Curiosities of Literature
A Feast for Book Lovers
Herman Graf/Skyhorse Publishing: 288 pp., $22.95
This totally silly literary miscellany is "loosely inspired" by Isaac D'Israeli's 1791 bestseller "The Curiosities of Literature." It is for people who read too much, so much that the odd bits coalesce across centuries and proclivities and even form. It's a parallel classification system: references to "Bovril and World Domination," for example, or Lorna Doone biscuits. Had you ever considered the correlation between great writing and asthma? "Literary wheezers" include John Updike, Charles Dickens, Dylan Thomas, Pliny the Elder and Edith Wharton. And wouldn't you like to know a few of the "Great Writers' Little Helpers"? Coleridge (opium), Kerouac (Benzedrine nasal inhalers), Aldous Huxley (mescaline), Robert Southey (nitrous oxide). There are the firsts -- first writer to produce a novel on a typewriter (Nietzsche and Twain duke it out in these pages), and the worsts -- worst handwriting, worst wedding-night scenes.
John Sutherland, an eminently respectable professor of English Literature at University College London who also teaches at Caltech, clearly has a Monty Python side. He once taught a course called "Impossible Literature" whose syllabus included books that are impossible to read, like "A Void," the 300-page thriller that Georges Perec wrote without using the letter "e." Or "Time's Arrow," the novel Martin Amis narrated backward in time. Once a student wrote an essay inspired by the scene in "The Grapes of Wrath," in which a lactating woman suckles a starving man, investigating the "nutritive value of human milk and how long, precisely, one suckle would maintain a fully grown man on the verge of death from starvation." I loved this book.
Close Calls With Nonsense
Reading New Poetry
Graywolf Press: 374 pp., $19 paper
Unlike Sutherland's book, which is more or less a road map to nonsense, here is a no-nonsense tome designed to help the reader avoid nonsense -- the kind that frustrates those trying to find meaning in poetry. "[L]ook for a persona and a world, not for an argument or a plot," Stephen Burt advises readers. "Enjoy double meanings: don't feel you must choose between them." Books on how to read poetry are usually odious, but Burt's heart is in the right place, and the effect is more relaxing than castigating. "These essays, if they work rightly, are not only like instructions (the ones we get with flat-packed furniture); they are also like introductions (the ones we get when meeting new people)." Burt introduces many poets, like James K. Baxter and John Tranter (founding editor of the online poetry journal Jacket) and gives a bit of insight into more playful poets like Les Murray. The last essays are helpful in reading the work of better knowns like John Ashbery ("the great inventor of a style fluid enough to reflect our uncertain times") and A.R. Ammons ("not a fox but a hedgehog").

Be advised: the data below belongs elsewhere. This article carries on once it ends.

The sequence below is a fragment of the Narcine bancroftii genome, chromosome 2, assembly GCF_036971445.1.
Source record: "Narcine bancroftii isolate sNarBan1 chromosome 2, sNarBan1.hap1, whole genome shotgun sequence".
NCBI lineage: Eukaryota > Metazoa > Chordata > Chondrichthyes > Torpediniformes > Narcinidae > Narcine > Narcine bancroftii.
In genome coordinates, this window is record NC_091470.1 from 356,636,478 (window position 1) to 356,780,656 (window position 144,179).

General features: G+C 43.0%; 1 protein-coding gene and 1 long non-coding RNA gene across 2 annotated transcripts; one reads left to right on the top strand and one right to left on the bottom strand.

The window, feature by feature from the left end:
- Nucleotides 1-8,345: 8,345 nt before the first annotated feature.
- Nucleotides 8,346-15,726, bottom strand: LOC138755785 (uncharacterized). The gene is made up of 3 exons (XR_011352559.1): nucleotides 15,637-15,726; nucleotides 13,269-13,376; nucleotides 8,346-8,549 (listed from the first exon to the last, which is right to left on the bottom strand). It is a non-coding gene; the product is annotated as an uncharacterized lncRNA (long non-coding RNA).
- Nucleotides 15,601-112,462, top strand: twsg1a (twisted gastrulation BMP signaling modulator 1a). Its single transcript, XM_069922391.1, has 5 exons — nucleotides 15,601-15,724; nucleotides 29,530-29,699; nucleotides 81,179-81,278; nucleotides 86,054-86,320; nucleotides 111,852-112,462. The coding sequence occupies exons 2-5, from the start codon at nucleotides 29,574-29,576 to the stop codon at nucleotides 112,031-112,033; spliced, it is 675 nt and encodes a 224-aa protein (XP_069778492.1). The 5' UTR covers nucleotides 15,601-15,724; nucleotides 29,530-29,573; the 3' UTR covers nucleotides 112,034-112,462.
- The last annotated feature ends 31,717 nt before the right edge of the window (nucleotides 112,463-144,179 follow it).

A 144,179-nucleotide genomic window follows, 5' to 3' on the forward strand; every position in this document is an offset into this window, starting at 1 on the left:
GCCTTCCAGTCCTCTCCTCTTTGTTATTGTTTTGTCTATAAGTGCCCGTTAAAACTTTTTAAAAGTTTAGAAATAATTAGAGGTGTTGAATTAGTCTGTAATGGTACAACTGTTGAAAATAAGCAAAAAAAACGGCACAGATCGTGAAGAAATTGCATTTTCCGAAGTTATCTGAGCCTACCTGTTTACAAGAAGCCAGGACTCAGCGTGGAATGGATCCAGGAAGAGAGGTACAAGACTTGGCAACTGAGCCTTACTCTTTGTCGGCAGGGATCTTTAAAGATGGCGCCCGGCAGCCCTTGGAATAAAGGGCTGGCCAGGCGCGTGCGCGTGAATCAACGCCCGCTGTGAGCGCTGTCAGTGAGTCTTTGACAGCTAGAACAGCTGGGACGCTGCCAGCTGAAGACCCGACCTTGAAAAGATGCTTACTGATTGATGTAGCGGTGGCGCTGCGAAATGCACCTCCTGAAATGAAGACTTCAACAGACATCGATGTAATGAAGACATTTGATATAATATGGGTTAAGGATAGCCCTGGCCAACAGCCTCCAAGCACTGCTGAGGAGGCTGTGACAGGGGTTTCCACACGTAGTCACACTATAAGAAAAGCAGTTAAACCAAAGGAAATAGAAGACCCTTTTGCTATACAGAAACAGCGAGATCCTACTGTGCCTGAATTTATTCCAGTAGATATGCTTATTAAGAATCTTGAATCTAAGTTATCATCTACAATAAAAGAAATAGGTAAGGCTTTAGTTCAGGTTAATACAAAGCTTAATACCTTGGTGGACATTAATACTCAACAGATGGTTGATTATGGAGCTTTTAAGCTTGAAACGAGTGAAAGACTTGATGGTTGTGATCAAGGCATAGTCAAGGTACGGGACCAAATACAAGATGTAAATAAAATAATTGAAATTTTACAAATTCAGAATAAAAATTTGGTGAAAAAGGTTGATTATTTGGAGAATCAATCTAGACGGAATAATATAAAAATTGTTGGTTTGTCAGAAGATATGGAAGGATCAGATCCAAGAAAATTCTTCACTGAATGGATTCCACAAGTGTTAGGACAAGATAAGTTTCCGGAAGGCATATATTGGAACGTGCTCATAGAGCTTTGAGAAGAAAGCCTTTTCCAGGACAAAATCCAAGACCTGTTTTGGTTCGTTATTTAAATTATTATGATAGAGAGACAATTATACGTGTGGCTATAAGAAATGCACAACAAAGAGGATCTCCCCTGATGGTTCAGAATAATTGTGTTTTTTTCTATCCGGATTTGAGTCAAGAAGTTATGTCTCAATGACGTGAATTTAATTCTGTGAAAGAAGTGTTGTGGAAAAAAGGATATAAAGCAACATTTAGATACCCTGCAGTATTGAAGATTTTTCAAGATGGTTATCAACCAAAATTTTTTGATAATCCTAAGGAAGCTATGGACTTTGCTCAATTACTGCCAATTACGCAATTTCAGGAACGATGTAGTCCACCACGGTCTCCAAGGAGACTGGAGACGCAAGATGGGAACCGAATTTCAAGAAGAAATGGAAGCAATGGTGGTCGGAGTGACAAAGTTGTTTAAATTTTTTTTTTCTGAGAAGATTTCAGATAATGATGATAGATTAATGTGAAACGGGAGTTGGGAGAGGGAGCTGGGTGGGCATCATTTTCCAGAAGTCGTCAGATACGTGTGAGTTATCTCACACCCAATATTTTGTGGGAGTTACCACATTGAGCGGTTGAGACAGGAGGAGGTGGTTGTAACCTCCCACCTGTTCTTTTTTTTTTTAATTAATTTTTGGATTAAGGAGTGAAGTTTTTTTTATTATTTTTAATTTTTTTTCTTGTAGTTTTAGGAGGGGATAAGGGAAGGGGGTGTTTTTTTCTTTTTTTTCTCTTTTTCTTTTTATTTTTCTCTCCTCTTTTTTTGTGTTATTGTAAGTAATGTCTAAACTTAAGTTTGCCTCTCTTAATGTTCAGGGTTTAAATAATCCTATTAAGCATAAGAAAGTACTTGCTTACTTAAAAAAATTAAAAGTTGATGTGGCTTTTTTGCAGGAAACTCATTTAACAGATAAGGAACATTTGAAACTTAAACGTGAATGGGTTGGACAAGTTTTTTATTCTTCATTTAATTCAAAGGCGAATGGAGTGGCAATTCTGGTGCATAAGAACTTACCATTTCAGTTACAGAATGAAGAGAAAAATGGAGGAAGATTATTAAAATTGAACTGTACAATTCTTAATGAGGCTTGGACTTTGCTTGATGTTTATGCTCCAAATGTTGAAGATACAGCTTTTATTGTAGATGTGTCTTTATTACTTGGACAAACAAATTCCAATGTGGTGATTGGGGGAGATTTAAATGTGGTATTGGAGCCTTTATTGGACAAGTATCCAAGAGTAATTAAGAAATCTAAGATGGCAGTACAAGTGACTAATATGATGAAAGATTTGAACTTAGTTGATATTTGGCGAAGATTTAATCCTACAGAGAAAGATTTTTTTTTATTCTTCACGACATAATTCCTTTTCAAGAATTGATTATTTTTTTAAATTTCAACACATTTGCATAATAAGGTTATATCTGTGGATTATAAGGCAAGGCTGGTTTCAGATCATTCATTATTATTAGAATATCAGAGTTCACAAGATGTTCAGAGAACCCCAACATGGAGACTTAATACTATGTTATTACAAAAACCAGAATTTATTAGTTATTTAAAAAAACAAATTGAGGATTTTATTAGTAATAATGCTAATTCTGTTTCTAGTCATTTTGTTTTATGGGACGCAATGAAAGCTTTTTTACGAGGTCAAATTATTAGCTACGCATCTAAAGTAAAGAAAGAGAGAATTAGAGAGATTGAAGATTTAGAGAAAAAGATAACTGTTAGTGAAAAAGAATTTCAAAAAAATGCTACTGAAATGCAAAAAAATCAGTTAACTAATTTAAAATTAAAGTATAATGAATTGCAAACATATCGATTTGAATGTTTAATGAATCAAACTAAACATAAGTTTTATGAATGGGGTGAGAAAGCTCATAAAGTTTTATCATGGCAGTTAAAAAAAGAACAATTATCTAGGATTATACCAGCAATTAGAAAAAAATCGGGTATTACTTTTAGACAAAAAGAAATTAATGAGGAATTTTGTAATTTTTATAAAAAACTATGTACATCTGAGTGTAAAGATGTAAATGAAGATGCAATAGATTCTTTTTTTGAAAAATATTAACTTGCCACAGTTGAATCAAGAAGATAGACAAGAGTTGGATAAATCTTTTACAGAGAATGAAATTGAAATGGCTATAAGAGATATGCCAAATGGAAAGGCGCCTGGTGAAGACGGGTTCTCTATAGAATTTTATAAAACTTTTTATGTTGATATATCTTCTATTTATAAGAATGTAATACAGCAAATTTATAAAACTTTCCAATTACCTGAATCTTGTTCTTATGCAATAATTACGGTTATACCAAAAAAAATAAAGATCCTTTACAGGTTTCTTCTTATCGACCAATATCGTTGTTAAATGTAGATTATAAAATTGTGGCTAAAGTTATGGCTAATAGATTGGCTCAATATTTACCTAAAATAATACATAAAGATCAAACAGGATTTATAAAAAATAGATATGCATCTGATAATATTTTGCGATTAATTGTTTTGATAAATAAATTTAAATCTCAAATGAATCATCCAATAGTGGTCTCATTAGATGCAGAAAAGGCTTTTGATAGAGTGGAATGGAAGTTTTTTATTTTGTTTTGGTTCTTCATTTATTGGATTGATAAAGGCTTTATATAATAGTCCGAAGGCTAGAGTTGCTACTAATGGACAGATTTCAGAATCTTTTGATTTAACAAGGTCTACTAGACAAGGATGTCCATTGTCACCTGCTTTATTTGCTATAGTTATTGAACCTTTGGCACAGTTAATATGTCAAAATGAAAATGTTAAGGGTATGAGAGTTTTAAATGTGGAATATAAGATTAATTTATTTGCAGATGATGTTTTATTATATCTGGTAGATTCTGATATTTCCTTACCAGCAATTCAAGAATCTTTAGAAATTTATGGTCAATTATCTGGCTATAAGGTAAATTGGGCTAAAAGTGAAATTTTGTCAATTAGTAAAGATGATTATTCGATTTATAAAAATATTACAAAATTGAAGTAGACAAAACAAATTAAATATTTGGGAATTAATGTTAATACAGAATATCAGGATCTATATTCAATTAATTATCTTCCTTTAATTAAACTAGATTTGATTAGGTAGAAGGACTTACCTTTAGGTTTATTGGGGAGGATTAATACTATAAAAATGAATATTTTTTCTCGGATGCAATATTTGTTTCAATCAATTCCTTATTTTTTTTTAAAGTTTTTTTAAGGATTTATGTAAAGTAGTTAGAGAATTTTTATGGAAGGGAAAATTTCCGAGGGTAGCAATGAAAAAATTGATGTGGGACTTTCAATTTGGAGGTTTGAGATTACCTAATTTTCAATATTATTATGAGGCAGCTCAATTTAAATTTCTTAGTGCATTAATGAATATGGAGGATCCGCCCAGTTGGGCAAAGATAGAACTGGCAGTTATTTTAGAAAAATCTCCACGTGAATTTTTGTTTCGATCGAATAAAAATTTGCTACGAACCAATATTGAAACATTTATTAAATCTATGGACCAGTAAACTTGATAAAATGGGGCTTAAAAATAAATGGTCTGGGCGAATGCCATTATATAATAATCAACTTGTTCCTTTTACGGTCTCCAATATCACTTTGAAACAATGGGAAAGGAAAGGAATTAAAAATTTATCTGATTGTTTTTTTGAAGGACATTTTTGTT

The Whole Five Feet
What the Great Books Taught Me About Life, Death, and Pretty Much Everything Else
Christopher R. Beha
Grove Press: 258 pp., $24
Picture Christopher R. Beha, 27 -- still shaky after an anxiety attack that sent him back to live in his parents' Manhattan townhouse -- alone in their library on New Year's Eve. He's quit his job, the novel he's been working on for five years is not having the effect on potential publishers that he had hoped, he's broken up with his girlfriend and it's too early for a mid-life crisis. He picks up the first volume in his father's set of Harvard Classics: Known informally as the "Five-Foot Shelf, the set spans the time from the ancient Greeks to the end of the nineteenth century, and it includes poetry and fiction, history and philosophy, science and theology." "The Five Foot Shelf" was compiled in 1909 by Charles William Eliot, president of Harvard University for 40 years. At that time, only 3% of all Americans were college educated; only 13% finished high school. Eliot intended the books for the working reader who might come home at the end of a long day and read for 15 minutes or so, thereby gaining "a fair view of the progress of man observing, recording, inventing, and imagining from the earliest historical times to the close of the nineteenth century." We cozy up next to Beha as he takes a year to read the entire set (he is especially taken by Milton and Ben Franklin's "Autobiography") and thinks about his life, his brush with death (Beha was diagnosed with Hodgkin's lymphoma in college), his Aunt Mimi's illness and death. We see how reading affects his still-plastic sense of himself. But we also are reminded that it is a two-way street: "[T]hese books have helped me to find meaning in events -- illness and loss as well as moments of great joy. . . . At the same time, life helped me make sense of these books."